There is a new wave of runners in my generation. It’s been a few years now that every week there is a new Triathlon or Marathon or whatever running competition coming on and a long lost friend asks for funding with a long and detailed e-mail on all the fantastic uses of those contributions to his performance. Children’s hospitals, earthquake survivals, orphanages in Bolivia. You name it, there is someone running for them.
Very noble actions, of course, I am all in awe of that. What I can’t help but noticing, though, is that no runner is under 35. Call it middle-age crisis (something I know about), an irresistible need to get fit or a Siddharta-like search for the deep meaning of the Universe. It is a fact that today, apparently, once you are about to hit 40 you should shed away laziness, sedentary hobbies (knitting? Come on, it is not by chance that knitting is so popular among pretty girls in their 20s) and embrace the run.
I haven’t been able to satisfy my nerdiness by sourcing down the exact origin of this trend so I am still wondering who came first: the runners or the charities looking at them as potential ambassadors? While I keep searching for an exact answer to my doubts I can’t forget what a friend told me a few years ago. We were at a 30th birthday party and the dance floor was empty, early in the night. People were drinking, chatting, flirting, going to the ladies’ to chat more, reapply makeup and hide from prettier love rivals. But none would hit the dance floor. Suddenly, a bunch of over 60s men and women appeared in the middle of it and started dancing as if there was no tomorrow. They were the father of the birthday girl and his friends. “It’s always the parents dancing first, because they know time their time for having fun is not infinite”, my friend observed with what I then registered as a certain cynicism.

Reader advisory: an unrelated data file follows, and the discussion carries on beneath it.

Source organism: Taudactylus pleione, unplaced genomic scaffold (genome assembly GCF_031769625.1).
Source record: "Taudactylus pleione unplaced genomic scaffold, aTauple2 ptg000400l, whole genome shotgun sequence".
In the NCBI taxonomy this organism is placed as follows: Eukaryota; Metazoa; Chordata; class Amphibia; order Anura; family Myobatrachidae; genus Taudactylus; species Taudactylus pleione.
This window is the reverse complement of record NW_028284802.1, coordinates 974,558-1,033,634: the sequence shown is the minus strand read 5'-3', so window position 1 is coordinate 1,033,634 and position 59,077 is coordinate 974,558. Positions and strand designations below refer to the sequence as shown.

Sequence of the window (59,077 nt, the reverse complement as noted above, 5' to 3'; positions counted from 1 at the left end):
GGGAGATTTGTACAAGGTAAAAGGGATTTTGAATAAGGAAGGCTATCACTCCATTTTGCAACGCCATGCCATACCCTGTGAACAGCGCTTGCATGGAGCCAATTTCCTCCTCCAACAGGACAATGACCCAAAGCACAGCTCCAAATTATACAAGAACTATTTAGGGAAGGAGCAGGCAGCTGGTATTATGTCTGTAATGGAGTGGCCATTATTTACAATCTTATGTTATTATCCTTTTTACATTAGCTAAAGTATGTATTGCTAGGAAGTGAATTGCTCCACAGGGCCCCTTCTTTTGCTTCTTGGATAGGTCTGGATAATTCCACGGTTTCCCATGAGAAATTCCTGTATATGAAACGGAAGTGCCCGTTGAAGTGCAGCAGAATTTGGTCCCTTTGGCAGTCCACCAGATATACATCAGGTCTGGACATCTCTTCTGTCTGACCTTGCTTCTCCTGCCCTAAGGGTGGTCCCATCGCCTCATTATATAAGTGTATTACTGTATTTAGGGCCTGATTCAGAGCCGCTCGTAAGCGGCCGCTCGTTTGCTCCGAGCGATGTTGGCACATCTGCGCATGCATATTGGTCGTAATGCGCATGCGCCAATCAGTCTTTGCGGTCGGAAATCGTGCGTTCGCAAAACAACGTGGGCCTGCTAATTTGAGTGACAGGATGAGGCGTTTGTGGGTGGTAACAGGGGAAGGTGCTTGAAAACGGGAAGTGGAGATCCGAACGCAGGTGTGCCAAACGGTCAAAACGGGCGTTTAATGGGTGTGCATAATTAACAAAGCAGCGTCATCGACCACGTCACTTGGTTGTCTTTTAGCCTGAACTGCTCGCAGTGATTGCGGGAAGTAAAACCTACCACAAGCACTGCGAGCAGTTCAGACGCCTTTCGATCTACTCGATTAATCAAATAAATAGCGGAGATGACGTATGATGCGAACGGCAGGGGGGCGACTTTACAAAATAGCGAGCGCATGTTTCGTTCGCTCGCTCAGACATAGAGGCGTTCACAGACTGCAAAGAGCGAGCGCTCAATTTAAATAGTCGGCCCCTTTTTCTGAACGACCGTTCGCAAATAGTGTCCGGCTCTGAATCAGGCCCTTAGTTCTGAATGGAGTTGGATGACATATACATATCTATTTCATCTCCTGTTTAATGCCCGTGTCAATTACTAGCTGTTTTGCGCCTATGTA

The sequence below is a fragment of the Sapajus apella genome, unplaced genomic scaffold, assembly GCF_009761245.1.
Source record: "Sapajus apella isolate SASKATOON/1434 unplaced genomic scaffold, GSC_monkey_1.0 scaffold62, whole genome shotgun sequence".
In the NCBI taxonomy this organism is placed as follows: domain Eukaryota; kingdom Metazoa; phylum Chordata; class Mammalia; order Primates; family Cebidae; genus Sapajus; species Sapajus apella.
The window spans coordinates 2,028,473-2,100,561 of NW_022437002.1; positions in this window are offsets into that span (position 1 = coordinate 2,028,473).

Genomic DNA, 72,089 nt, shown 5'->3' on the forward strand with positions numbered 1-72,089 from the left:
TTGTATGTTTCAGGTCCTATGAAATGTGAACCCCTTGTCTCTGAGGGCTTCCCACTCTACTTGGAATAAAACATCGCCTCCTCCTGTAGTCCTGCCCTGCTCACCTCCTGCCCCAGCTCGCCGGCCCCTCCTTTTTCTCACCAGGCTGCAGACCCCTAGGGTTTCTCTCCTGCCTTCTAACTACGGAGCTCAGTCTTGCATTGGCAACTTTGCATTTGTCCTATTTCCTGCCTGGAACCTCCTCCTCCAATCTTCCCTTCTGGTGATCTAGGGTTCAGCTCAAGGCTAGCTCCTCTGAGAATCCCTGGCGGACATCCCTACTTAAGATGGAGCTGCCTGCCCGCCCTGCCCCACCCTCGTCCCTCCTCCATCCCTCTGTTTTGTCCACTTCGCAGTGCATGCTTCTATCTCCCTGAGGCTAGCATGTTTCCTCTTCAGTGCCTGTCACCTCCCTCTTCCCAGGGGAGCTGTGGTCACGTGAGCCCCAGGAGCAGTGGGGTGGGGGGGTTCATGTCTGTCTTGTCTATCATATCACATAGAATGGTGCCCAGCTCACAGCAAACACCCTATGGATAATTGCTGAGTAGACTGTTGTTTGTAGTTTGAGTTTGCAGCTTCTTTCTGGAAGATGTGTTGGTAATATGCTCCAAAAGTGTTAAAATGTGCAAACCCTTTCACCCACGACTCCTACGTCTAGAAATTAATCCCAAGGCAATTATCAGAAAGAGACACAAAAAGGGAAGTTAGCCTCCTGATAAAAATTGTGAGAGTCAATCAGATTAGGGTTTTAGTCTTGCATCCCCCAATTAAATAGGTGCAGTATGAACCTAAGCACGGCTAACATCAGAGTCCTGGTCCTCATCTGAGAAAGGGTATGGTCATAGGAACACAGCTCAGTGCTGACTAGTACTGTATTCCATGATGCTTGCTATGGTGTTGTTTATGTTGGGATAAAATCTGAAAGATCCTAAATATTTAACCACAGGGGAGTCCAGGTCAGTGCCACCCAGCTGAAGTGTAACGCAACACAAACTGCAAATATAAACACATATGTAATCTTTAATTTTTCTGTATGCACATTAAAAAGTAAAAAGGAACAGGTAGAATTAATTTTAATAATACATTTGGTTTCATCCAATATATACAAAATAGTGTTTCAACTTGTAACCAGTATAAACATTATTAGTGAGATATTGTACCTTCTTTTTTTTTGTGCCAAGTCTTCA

I guess it’s the same for this obsession with marathons. When you hit 40 (and a little before that) you start realising that it’s now or never, you won’t sculpt your body or get rid of the fat in the next decade. So why not teaming it with a good cause to feel more motivated to get out of the bed every morning to jog around the neighbourhood and then fill weekends with trainings and local competitions? (and the good cause makes all the hiding from your family on weekends so much more excusable:-) I even heard that running gives you a sort of high, so I imagine one can qualify it as middle-aged people’s marijuana.
As for myself, I am not immune to the big call of the 40s. I hate sweating and have never been able to run properly so I resumed my childhood passion and I started swimming. Like everyday, just to be sure I go to my rendez-vous with my 40s in a decent shape. I asked for a water-resistant ipod for my birthday. The times they are A-changin’, after all.